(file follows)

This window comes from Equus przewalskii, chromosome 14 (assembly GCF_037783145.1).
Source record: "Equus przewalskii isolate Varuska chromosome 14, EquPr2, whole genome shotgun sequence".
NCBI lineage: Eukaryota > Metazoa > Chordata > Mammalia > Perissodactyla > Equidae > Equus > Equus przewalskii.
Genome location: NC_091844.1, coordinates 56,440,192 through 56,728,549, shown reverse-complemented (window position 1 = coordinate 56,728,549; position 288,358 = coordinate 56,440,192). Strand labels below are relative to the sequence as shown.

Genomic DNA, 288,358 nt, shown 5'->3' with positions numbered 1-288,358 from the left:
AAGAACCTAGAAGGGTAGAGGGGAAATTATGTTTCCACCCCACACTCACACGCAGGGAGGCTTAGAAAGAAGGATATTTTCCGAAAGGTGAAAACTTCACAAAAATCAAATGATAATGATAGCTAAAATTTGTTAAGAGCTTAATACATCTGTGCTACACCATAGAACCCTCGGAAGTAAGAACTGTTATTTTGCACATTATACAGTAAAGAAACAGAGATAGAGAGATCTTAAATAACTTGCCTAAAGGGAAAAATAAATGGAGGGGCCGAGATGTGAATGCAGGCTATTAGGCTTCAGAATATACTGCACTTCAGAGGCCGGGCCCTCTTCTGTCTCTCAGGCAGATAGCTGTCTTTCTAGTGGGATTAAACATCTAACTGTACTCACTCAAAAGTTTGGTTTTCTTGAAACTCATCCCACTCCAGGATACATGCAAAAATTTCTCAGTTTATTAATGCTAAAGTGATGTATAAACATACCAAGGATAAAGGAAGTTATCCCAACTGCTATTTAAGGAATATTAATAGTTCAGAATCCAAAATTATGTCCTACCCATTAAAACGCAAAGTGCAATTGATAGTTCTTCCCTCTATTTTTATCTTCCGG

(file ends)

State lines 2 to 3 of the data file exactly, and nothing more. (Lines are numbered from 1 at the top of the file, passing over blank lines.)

Source record: "Equus przewalskii isolate Varuska chromosome 14, EquPr2, whole genome shotgun sequence".
NCBI lineage: Eukaryota > Metazoa > Chordata > Mammalia > Perissodactyla > Equidae > Equus > Equus przewalskii.